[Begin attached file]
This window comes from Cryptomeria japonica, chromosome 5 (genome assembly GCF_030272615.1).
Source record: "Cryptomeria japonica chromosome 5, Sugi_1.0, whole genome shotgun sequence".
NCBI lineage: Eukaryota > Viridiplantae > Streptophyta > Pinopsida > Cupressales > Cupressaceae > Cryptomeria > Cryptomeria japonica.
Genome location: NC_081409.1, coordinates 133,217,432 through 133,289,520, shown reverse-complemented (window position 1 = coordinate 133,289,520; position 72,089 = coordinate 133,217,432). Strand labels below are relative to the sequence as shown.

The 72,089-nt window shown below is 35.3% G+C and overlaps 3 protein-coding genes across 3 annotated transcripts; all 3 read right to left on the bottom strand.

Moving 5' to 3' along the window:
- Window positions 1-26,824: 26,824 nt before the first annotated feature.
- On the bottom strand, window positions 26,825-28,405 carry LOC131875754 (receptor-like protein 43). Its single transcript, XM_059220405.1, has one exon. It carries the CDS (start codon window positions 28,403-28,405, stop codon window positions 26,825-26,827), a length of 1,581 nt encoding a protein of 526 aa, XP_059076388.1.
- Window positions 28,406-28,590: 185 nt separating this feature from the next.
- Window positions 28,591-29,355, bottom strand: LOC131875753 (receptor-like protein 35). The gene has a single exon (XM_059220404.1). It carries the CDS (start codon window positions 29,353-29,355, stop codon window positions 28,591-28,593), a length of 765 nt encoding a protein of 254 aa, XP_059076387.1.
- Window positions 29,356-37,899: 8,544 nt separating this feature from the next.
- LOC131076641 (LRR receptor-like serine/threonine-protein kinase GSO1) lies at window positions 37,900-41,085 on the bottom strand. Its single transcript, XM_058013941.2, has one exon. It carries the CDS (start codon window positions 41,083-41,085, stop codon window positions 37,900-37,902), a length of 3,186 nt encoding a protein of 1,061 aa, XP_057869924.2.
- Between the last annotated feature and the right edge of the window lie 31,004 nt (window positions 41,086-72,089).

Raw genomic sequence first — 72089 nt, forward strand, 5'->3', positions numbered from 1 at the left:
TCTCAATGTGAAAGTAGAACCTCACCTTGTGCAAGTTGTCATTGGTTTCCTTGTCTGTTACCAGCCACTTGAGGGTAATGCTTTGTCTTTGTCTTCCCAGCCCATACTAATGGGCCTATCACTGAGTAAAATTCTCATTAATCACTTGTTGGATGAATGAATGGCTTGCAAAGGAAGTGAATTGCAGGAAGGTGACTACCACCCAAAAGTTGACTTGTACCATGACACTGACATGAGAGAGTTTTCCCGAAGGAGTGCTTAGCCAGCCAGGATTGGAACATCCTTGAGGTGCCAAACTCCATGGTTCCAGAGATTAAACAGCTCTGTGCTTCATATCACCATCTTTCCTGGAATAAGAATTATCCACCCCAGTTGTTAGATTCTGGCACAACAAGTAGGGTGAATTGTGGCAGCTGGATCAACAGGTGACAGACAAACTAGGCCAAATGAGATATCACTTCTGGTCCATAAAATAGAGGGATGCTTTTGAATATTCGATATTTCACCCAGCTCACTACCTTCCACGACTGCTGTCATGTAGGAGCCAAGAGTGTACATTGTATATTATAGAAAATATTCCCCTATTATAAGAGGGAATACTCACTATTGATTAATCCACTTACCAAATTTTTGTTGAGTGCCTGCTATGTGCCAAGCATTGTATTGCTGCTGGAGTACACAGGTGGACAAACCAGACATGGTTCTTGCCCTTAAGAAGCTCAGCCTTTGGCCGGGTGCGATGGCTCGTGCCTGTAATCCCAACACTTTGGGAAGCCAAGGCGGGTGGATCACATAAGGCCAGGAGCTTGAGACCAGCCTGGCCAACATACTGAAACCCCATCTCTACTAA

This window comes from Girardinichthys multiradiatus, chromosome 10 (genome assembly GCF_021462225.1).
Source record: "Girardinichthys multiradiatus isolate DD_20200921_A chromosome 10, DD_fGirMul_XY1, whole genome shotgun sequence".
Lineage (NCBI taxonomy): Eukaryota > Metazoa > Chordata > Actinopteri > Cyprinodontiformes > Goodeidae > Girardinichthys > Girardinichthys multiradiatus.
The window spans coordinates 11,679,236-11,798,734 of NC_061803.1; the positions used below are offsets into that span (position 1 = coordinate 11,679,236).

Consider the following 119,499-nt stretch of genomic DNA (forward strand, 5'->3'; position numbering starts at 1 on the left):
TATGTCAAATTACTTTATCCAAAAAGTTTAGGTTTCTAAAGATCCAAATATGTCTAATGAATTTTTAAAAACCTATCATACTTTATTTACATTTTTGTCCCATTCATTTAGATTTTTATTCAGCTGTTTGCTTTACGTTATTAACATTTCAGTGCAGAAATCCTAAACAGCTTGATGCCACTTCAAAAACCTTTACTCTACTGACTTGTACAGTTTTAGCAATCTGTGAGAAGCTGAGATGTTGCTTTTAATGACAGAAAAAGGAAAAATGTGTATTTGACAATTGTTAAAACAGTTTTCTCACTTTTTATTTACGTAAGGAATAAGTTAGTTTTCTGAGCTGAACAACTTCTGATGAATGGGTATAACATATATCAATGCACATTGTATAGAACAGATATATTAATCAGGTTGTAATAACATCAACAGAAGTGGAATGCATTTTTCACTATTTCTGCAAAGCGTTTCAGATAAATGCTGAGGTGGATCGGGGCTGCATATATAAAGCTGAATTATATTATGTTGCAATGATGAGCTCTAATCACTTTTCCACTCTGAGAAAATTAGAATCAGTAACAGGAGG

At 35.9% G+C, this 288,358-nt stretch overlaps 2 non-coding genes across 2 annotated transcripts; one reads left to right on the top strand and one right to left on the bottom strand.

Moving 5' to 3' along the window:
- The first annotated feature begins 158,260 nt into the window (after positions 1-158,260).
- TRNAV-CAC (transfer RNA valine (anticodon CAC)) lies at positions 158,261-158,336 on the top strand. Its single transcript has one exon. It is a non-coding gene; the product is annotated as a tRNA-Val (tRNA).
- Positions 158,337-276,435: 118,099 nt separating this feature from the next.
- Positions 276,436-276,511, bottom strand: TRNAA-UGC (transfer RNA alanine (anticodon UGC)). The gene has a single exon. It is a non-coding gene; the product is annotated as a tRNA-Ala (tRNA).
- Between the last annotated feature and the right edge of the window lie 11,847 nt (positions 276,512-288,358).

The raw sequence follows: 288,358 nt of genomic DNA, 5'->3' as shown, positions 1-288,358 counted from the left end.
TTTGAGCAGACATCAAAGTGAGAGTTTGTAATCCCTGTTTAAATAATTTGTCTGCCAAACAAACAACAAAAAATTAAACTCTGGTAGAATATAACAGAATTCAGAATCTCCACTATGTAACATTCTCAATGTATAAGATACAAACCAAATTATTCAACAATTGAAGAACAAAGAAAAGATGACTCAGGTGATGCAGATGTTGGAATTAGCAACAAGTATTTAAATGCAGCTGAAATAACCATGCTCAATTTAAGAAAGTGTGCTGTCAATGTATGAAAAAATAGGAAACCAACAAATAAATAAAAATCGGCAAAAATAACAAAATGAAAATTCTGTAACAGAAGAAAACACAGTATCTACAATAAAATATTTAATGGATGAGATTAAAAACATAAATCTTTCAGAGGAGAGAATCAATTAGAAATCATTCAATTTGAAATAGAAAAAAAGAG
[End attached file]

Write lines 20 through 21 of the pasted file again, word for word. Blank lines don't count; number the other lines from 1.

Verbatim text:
Consider the following 119,499-nt stretch of genomic DNA (forward strand, 5'->3'; position numbering starts at 1 on the left):
TATGTCAAATTACTTTATCCAAAAAGTTTAGGTTTCTAAAGATCCAAATATGTCTAATGAATTTTTAAAAACCTATCATACTTTATTTACATTTTTGTCCCATTCATTTAGATTTTTATTCAGCTGTTTGCTTTACGTTATTAACATTTCAGTGCAGAAATCCTAAACAGCTTGATGCCACTTCAAAAACCTTTACTCTACTGACTTGTACAGTTTTAGCAATCTGTGAGAAGCTGAGATGTTGCTTTTAATGACAGAAAAAGGAAAAATGTGTATTTGACAATTGTTAAAACAGTTTTCTCACTTTTTATTTACGTAAGGAATAAGTTAGTTTTCTGAGCTGAACAACTTCTGATGAATGGGTATAACATATATCAATGCACATTGTATAGAACAGATATATTAATCAGGTTGTAATAACATCAACAGAAGTGGAATGCATTTTTCACTATTTCTGCAAAGCGTTTCAGATAAATGCTGAGGTGGATCGGGGCTGCATATATAAAGCTGAATTATATTATGTTGCAATGATGAGCTCTAATCACTTTTCCACTCTGAGAAAATTAGAATCAGTAACAGGAGG